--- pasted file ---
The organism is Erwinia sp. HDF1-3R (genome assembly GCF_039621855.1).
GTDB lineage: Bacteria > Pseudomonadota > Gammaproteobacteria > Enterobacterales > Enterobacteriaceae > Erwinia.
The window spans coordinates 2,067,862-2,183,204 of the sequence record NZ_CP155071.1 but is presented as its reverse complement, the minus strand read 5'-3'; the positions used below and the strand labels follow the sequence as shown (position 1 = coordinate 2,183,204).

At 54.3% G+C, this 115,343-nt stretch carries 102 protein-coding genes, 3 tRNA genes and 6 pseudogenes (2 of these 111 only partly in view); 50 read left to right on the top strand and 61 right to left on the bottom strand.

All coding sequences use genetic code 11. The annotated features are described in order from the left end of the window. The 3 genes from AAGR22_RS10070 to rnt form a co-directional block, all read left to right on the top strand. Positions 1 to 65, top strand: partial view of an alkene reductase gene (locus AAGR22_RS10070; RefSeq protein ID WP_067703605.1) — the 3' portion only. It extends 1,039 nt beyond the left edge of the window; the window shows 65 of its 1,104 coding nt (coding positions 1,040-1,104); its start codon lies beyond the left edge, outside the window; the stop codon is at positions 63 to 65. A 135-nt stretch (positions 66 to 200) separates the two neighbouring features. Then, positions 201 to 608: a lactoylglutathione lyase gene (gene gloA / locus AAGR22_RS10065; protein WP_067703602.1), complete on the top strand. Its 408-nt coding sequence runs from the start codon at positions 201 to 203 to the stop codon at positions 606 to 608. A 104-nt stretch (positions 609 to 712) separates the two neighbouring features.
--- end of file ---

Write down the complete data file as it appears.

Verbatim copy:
The organism is Erwinia sp. HDF1-3R (genome assembly GCF_039621855.1).
GTDB lineage: Bacteria > Pseudomonadota > Gammaproteobacteria > Enterobacterales > Enterobacteriaceae > Erwinia.
The window spans coordinates 2,067,862-2,183,204 of the sequence record NZ_CP155071.1 but is presented as its reverse complement, the minus strand read 5'-3'; the positions used below and the strand labels follow the sequence as shown (position 1 = coordinate 2,183,204).

At 54.3% G+C, this 115,343-nt stretch carries 102 protein-coding genes, 3 tRNA genes and 6 pseudogenes (2 of these 111 only partly in view); 50 read left to right on the top strand and 61 right to left on the bottom strand.

All coding sequences use genetic code 11. The annotated features are described in order from the left end of the window. The 3 genes from AAGR22_RS10070 to rnt form a co-directional block, all read left to right on the top strand. Positions 1 to 65, top strand: partial view of an alkene reductase gene (locus AAGR22_RS10070; RefSeq protein ID WP_067703605.1) — the 3' portion only. It extends 1,039 nt beyond the left edge of the window; the window shows 65 of its 1,104 coding nt (coding positions 1,040-1,104); its start codon lies beyond the left edge, outside the window; the stop codon is at positions 63 to 65. A 135-nt stretch (positions 66 to 200) separates the two neighbouring features. Then, positions 201 to 608: a lactoylglutathione lyase gene (gene gloA / locus AAGR22_RS10065; protein WP_067703602.1), complete on the top strand. Its 408-nt coding sequence runs from the start codon at positions 201 to 203 to the stop codon at positions 606 to 608. A 104-nt stretch (positions 609 to 712) separates the two neighbouring features.